Summer 2011
Tuesday, 8/2
608. No supposition seems to me more
natural than that there is no process in
the brain correlated with associating or
with thinking; so that it would be
impossible to read off thought-processes
from brain-processes. I mean this: if I talk
or write there is, I assume, a system of
impulses going out from my brain and
correlated with my spoken or written
thoughts. But why should the system
continue further in the direction of the
centre? Why should this order not
proceed, so to speak, out of chaos? . . .
609. It is thus perfectly possible that
certain psychological phenomena cannot
be investigated physiologically, because
physiologically nothing corresponds to
them.
Connectionism and Folk-Psychology
• Stich, Ramsey and Garon argue that if (a certain
version of) Connectionism is true, then we must
be Eliminativists about propositional attitudes.
• They first argue that if Connectionism is true, we
must either be Eliminativists or Reductivists
about propositional attitudes. (The theory change
must either be “conservative” or “radical”)
• Given that there is nothing, in a connectionist
model, that we could plausibly identify
propositional attitudes (e.g. beliefs) with, the
truth of connectionism forces us to deny any sort
of reality to the attitudes (or to make a “radical”
theory change).
Connectionism and Folk-Psychology
• Propositional Modularity (Fodor’s “essence
of the attitudes”): the idea that our ordinary
use of propositional attitude talk involves a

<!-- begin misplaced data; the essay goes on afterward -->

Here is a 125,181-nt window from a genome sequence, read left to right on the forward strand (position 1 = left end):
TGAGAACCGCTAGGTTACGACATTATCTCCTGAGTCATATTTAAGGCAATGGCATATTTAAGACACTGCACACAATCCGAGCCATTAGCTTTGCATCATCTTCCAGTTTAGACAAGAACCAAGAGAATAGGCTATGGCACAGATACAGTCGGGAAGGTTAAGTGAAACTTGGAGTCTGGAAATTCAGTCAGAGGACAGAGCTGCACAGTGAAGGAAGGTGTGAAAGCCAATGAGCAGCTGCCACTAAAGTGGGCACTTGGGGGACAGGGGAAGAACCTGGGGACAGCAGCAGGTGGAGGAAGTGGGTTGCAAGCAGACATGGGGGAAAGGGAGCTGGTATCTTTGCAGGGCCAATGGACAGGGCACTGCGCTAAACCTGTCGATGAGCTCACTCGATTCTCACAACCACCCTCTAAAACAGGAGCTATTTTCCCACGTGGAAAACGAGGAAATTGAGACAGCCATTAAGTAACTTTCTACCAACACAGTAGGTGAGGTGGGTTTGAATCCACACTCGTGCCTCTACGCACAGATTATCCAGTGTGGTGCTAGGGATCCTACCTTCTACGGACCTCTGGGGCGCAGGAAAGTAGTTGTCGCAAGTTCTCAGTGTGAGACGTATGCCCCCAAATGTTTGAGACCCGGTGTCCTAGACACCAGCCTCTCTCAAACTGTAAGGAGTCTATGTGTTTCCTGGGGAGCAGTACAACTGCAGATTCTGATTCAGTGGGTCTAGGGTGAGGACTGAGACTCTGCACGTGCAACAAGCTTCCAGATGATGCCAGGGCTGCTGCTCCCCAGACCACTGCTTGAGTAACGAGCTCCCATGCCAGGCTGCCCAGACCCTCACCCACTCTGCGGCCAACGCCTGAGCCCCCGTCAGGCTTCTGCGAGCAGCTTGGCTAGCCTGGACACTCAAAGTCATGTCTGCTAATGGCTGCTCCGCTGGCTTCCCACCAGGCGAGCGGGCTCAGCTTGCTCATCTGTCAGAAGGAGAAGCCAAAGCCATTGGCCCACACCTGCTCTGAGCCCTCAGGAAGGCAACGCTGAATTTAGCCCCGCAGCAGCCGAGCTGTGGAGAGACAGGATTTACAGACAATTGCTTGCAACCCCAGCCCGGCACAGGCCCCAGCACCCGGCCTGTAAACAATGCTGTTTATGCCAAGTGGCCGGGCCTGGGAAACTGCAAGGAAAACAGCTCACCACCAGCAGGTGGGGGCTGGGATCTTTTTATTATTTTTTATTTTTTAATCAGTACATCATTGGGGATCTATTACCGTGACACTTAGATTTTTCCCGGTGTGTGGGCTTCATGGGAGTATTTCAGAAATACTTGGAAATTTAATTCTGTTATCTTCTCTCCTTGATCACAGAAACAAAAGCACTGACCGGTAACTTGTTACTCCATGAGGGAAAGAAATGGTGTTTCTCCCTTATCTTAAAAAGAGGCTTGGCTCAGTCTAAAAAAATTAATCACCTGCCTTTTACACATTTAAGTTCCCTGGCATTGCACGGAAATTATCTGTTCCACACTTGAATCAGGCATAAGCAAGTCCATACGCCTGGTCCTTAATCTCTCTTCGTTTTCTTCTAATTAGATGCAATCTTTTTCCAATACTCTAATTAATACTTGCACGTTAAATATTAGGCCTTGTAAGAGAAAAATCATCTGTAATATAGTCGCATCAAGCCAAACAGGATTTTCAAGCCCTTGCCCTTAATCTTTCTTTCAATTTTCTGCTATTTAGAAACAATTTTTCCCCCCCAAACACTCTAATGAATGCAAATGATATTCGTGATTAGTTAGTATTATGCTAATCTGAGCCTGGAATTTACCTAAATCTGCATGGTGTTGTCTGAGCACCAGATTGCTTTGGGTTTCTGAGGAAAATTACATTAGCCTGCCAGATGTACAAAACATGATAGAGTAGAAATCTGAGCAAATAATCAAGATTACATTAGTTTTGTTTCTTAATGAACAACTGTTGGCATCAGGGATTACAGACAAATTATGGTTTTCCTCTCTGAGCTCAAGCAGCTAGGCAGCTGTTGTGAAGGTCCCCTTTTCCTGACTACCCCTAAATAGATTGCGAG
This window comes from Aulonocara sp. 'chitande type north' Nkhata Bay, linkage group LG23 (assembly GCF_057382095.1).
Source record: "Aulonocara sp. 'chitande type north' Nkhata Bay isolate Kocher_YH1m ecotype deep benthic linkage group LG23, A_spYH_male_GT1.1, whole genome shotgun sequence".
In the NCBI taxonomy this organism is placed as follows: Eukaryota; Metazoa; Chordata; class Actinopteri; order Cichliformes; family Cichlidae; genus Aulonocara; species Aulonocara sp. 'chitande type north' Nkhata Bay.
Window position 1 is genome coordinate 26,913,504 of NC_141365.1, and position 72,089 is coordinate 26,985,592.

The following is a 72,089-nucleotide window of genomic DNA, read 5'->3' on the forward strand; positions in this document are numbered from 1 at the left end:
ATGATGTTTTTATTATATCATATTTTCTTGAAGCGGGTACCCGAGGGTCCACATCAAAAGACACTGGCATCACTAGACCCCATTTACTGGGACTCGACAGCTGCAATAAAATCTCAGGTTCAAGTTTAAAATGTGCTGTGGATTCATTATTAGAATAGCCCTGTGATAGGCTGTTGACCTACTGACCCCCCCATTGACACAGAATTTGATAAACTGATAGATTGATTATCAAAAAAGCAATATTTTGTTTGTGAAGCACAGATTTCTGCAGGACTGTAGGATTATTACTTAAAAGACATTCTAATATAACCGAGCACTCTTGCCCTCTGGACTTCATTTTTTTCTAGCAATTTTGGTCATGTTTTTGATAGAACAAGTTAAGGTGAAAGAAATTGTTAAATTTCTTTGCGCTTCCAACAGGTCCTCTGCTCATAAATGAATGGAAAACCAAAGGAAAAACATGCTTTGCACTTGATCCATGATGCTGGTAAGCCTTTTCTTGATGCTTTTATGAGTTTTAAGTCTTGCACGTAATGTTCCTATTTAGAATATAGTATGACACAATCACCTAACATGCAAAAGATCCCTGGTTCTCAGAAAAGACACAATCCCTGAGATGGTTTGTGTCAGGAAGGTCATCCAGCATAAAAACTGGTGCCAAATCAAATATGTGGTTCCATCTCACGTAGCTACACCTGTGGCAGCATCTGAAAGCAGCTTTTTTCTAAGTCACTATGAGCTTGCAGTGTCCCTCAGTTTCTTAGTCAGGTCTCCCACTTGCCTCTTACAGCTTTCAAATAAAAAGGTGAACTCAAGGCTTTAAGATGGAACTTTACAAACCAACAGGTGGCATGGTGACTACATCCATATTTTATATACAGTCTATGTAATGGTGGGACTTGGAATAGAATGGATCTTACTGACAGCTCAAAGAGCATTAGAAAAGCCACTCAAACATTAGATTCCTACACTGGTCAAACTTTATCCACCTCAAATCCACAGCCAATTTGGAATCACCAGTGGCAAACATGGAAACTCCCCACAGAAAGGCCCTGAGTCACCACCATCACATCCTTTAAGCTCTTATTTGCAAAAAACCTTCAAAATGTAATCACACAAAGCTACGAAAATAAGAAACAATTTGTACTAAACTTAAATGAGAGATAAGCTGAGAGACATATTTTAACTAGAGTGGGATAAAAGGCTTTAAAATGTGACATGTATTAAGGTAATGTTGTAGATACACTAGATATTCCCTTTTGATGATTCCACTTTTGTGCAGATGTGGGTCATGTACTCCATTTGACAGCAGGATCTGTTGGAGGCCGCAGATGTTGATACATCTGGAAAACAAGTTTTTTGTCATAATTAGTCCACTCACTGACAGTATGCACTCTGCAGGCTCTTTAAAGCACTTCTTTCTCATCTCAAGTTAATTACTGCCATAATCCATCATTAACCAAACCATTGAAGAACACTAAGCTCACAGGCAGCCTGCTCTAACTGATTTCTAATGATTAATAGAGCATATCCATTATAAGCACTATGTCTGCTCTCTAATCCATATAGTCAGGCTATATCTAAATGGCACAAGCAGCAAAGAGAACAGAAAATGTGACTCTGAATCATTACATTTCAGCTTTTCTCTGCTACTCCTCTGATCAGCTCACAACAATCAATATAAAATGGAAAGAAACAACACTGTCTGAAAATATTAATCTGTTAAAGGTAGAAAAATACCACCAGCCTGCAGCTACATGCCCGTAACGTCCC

commitment to discrete, semantically
interpretable states that play a causal role in
the production of other mental states and
behavior.
• Reasons to accept it: (1) our talk of gaining
and loosing beliefs one at a time, (2) our
explanations of people’s behavior involve
citing specific beliefs as causes.
Connectionism and Folk-Psychology
Properties of Connectionist Models:
1. Their encoding of information in the
connection weights is widely distrubuted.
2. Individual hidden units in the network have
no comfortable symbolic interpretation. The
networks are not semantically transparent,
but are sub-symbolic.
Implementational vs. Cognitive connectionism.
Connectionism and Folk-Psychology
Reasons to think that Connectionism is
incompatible with Propositional Modularity.
Consider a connectionist network that’s
trained to give “yes”/”no” answers to a set of
16 questions, e.g. “do dogs have fur?”, “do fish
have fur?”, etc.
Connectionism and Folk-Psychology
1.
“In the connectionist network, there is no distinct state or part of the
network that serves to represent any particular proposition. The
information encoded in the network is stored holistically and
distributed throughout the network. Whenever information is
extracted from the network, by giving it an input string and seeing
whether it computes [a yes or no answer] for the output unit, many
connection strengths…many hidden units play a role in the
computation. And any particular weight or unit will help to encode
information about many different propositions. It simply makes no
sense to ask whether or not the representation of a particular
proposition plays a causal role in the network’s computation. It is in
just this respect that our connectionist model seems radically
incongruent with the propositional modularity of common sense
psychology.” (Stich, et el)
Connectionism and Folk-Psychology
2. Consider what happens when we compare the original